The main site (aside from the streets themselves) is The Fort Wall which you can walk on top of all the way around giving you views out to sea, of the coastline and also of the Galle International Cricket Stadium which is over 100 years old and has been hosting international matches since 1998. We walked around the walls a number of times during our short stay in Galle and I don’t think I could ever tire of it.
I really liked the lighthouse in Galle which overlooks Lighthouse Beach, on the Eastern side of the Fort. This is also where the Eastern section of the fort wall ends. We were lucky enough to see this on a clear day and I really liked that it was surrounded by palm trees and is very picturesque!
Probably to be expected due to the numerous European colonisers of Galle, but there were a number of churches to see within the Fort. You could see the differences in influences between them as you walk around. We visited two churches during our visit, the first being the Anglican All Saints Church which date’s back to 1871 and has a Victorian Gothic Revival style to it with stained glass windows and dark, wooden furniture inside. The church still holds services today and you can really see the British influence on the place.
Another church, which is also listed in the Lonely Planet to visit, is the Dutch Reformed Church (also known as the Groote Kerk). There are a lot of old Dutch buildings still in Galle, I think due to the length of the reign the Dutch had on the area. The Church was built in 1752 after a Dutch Commander and his wife donated the money for its construction in thanks for the healthy birth of their daughter. This is one of the oldest protestant churches still used in Sri Lanka. The floor is the most noteworthy part of this church as it is paved using the old gravestones from Dutch cemeteries and it has a large organ over the door which came from Colombo.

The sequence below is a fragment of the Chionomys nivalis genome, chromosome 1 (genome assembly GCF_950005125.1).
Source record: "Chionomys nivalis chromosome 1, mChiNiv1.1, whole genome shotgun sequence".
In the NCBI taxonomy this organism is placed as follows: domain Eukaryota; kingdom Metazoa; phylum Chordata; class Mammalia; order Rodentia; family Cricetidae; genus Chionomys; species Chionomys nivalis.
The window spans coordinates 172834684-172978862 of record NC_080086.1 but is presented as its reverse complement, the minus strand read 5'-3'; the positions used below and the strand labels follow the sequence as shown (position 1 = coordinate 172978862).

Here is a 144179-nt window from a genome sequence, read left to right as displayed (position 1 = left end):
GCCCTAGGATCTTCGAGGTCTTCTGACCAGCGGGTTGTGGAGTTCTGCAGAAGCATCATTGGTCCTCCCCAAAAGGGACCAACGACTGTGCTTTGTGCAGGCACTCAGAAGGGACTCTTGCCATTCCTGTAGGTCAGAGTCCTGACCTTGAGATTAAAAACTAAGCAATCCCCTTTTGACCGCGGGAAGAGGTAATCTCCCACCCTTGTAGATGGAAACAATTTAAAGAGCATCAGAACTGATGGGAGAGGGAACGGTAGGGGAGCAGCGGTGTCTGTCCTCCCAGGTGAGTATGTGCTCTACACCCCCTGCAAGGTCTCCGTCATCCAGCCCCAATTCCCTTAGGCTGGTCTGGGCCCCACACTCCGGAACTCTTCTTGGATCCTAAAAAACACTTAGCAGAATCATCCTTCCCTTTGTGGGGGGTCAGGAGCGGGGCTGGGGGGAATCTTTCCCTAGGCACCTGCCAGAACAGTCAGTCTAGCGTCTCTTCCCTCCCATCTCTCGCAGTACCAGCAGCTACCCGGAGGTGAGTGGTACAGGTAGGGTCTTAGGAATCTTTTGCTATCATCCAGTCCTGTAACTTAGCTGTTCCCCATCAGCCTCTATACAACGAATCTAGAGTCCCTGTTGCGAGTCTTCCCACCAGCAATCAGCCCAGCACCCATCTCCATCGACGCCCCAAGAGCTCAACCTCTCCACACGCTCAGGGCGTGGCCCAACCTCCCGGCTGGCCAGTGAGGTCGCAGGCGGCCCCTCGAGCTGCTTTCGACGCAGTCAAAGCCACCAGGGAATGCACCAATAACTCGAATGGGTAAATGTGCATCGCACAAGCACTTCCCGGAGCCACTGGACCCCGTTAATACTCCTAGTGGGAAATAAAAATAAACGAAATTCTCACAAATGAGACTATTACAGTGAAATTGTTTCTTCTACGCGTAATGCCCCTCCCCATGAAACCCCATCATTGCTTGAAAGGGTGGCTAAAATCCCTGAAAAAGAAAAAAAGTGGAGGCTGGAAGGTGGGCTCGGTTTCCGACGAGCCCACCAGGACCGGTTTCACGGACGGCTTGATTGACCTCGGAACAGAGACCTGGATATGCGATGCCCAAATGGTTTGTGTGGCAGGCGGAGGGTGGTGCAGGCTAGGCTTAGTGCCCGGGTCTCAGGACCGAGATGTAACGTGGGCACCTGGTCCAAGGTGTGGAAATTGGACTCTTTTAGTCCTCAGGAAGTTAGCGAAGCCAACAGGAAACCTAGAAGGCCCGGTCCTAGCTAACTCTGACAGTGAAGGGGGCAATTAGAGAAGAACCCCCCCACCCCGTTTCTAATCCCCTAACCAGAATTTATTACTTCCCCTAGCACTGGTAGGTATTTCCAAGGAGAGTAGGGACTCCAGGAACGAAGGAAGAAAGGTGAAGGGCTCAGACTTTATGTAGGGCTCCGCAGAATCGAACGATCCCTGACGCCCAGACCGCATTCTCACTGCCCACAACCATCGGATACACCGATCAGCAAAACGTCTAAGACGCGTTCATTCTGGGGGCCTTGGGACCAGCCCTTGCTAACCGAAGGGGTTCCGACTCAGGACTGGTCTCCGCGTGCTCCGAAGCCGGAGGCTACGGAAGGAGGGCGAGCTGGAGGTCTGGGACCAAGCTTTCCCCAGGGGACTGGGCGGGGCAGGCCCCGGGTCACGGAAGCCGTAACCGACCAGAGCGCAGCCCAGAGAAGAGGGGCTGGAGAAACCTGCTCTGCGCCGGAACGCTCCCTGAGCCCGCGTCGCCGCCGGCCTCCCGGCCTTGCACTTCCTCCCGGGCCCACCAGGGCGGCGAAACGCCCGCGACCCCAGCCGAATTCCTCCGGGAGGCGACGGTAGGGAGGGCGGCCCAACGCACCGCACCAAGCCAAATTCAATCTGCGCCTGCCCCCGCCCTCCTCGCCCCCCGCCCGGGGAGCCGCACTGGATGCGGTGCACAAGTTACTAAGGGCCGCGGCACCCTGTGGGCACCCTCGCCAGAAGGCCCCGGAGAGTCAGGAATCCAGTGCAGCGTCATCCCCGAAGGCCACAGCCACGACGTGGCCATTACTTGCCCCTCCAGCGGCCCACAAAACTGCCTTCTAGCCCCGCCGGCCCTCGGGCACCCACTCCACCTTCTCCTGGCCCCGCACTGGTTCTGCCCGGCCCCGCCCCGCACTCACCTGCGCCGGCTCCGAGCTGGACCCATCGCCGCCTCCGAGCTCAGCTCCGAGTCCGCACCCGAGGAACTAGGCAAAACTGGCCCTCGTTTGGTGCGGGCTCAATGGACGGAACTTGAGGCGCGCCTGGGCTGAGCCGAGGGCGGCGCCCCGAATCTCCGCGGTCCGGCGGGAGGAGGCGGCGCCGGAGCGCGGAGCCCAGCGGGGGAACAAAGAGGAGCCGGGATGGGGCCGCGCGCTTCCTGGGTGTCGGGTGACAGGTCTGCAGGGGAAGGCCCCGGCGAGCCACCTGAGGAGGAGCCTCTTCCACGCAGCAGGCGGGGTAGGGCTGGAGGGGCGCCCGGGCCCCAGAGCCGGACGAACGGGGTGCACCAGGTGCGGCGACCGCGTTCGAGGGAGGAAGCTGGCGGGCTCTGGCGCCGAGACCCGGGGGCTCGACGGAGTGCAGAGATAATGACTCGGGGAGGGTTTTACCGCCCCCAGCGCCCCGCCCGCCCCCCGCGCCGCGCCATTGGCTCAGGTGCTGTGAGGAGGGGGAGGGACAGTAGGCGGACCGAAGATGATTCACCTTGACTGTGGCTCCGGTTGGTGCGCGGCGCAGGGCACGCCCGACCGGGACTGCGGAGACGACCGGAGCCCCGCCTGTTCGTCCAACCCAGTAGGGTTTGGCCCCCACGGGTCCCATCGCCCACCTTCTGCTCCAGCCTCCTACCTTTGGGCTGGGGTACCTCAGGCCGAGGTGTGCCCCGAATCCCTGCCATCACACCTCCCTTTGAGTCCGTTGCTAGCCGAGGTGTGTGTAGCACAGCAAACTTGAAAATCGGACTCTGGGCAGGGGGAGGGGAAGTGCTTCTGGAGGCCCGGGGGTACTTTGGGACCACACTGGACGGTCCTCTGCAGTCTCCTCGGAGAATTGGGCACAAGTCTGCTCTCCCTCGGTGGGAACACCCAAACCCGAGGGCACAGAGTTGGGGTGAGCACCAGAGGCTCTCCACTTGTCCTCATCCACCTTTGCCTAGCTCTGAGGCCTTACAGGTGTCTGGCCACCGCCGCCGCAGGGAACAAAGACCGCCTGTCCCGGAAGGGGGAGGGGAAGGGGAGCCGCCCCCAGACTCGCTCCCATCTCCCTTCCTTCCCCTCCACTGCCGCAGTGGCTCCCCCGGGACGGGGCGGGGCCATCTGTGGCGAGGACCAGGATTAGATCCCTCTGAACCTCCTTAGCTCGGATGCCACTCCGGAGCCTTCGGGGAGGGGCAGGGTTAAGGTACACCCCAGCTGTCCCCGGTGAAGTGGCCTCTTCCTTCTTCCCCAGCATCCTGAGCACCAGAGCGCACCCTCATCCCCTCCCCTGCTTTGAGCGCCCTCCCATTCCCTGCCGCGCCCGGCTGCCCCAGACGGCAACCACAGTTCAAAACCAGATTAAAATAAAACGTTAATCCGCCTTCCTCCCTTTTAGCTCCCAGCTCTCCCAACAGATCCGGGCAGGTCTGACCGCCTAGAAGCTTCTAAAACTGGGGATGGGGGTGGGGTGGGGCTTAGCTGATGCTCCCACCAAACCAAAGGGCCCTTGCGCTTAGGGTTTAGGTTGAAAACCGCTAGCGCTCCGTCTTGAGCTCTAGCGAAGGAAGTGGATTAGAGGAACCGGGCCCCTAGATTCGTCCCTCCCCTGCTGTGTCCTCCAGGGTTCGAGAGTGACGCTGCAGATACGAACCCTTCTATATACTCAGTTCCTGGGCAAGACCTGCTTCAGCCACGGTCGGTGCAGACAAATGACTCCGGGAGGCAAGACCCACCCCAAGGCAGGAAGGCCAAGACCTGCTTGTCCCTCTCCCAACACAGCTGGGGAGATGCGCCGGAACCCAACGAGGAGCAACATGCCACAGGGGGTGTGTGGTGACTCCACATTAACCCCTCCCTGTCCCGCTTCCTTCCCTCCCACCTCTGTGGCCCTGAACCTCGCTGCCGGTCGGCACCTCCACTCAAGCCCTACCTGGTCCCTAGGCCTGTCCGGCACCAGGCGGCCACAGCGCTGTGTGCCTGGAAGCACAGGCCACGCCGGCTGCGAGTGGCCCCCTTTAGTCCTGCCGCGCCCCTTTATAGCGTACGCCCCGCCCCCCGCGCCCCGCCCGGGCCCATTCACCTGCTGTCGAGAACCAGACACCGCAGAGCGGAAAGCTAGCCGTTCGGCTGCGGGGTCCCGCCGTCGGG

The nicest thing to do in Galle is just to wander. By wandering around you’ll find little ice cream shops (obviously a favourite for me) and restaurants, quiet streets and pretty buildings. Being a UNESCO World Heritage Site has definitely worked in its favour as its meant that it is in very good condition and this helps to show the different European influences. It would be good if there were maybe a few more information boards around to teach you about different areas but then I understand that they want you to hire a tour guide and the signs would take away from that. There are some boards around so you can still get a taste of what’s gone on here and, if you did have a thirst for more historical knowledge, you could either hire a guide or Google it later on.
Considering the time of year, we only had a few showers whilst in Galle, with the worst one being in the evening that started just as we were having food so we lucked out. We even managed to get some blue sky and sun during our time there. I’m glad we managed to fit Galle into our trip as it was a lovely place to wander around. We left Galle to arrive back in Colombo in the evening giving us two nights and one full day to look around before our flight home. It was surreal to know we were going home so soon especially as we were enjoying Sri Lanka so much but we were really looking forward to seeing our family and friends again after so long away!
Last stop: Colombo
Sending Love x